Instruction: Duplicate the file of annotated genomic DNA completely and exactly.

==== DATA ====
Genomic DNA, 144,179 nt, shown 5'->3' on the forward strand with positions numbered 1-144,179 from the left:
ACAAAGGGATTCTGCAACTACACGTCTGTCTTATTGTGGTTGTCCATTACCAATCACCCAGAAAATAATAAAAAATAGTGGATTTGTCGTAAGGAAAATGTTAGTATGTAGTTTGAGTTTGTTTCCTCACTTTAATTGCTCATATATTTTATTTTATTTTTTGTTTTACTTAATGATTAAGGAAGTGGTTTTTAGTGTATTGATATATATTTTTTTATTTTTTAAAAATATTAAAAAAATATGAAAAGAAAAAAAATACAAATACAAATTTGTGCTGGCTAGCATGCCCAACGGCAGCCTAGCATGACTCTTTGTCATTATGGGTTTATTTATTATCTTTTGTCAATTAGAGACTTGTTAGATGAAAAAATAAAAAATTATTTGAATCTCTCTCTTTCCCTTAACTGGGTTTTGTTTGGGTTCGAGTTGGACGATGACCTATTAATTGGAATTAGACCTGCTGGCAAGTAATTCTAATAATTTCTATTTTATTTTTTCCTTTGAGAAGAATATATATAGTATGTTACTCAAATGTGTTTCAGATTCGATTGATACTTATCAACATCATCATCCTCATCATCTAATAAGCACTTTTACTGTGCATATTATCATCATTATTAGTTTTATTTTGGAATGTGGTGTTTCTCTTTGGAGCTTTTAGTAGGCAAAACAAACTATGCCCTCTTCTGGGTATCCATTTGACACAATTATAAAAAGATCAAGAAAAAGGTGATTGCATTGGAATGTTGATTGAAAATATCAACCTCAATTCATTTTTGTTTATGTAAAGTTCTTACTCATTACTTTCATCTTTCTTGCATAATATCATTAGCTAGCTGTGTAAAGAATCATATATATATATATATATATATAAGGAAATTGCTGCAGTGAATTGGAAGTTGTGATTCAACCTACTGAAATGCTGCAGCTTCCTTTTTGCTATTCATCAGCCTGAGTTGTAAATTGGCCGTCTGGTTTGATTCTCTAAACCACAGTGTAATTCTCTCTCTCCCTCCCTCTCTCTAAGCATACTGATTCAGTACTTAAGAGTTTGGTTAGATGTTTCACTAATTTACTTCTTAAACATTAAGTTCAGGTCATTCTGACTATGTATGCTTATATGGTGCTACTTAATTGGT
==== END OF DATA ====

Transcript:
Genomic DNA, 144,179 nt, shown 5'->3' on the forward strand with positions numbered 1-144,179 from the left:
ACAAAGGGATTCTGCAACTACACGTCTGTCTTATTGTGGTTGTCCATTACCAATCACCCAGAAAATAATAAAAAATAGTGGATTTGTCGTAAGGAAAATGTTAGTATGTAGTTTGAGTTTGTTTCCTCACTTTAATTGCTCATATATTTTATTTTATTTTTTGTTTTACTTAATGATTAAGGAAGTGGTTTTTAGTGTATTGATATATATTTTTTTATTTTTTAAAAATATTAAAAAAATATGAAAAGAAAAAAAATACAAATACAAATTTGTGCTGGCTAGCATGCCCAACGGCAGCCTAGCATGACTCTTTGTCATTATGGGTTTATTTATTATCTTTTGTCAATTAGAGACTTGTTAGATGAAAAAATAAAAAATTATTTGAATCTCTCTCTTTCCCTTAACTGGGTTTTGTTTGGGTTCGAGTTGGACGATGACCTATTAATTGGAATTAGACCTGCTGGCAAGTAATTCTAATAATTTCTATTTTATTTTTTCCTTTGAGAAGAATATATATAGTATGTTACTCAAATGTGTTTCAGATTCGATTGATACTTATCAACATCATCATCCTCATCATCTAATAAGCACTTTTACTGTGCATATTATCATCATTATTAGTTTTATTTTGGAATGTGGTGTTTCTCTTTGGAGCTTTTAGTAGGCAAAACAAACTATGCCCTCTTCTGGGTATCCATTTGACACAATTATAAAAAGATCAAGAAAAAGGTGATTGCATTGGAATGTTGATTGAAAATATCAACCTCAATTCATTTTTGTTTATGTAAAGTTCTTACTCATTACTTTCATCTTTCTTGCATAATATCATTAGCTAGCTGTGTAAAGAATCATATATATATATATATATATATAAGGAAATTGCTGCAGTGAATTGGAAGTTGTGATTCAACCTACTGAAATGCTGCAGCTTCCTTTTTGCTATTCATCAGCCTGAGTTGTAAATTGGCCGTCTGGTTTGATTCTCTAAACCACAGTGTAATTCTCTCTCTCCCTCCCTCTCTCTAAGCATACTGATTCAGTACTTAAGAGTTTGGTTAGATGTTTCACTAATTTACTTCTTAAACATTAAGTTCAGGTCATTCTGACTATGTATGCTTATATGGTGCTACTTAATTGGT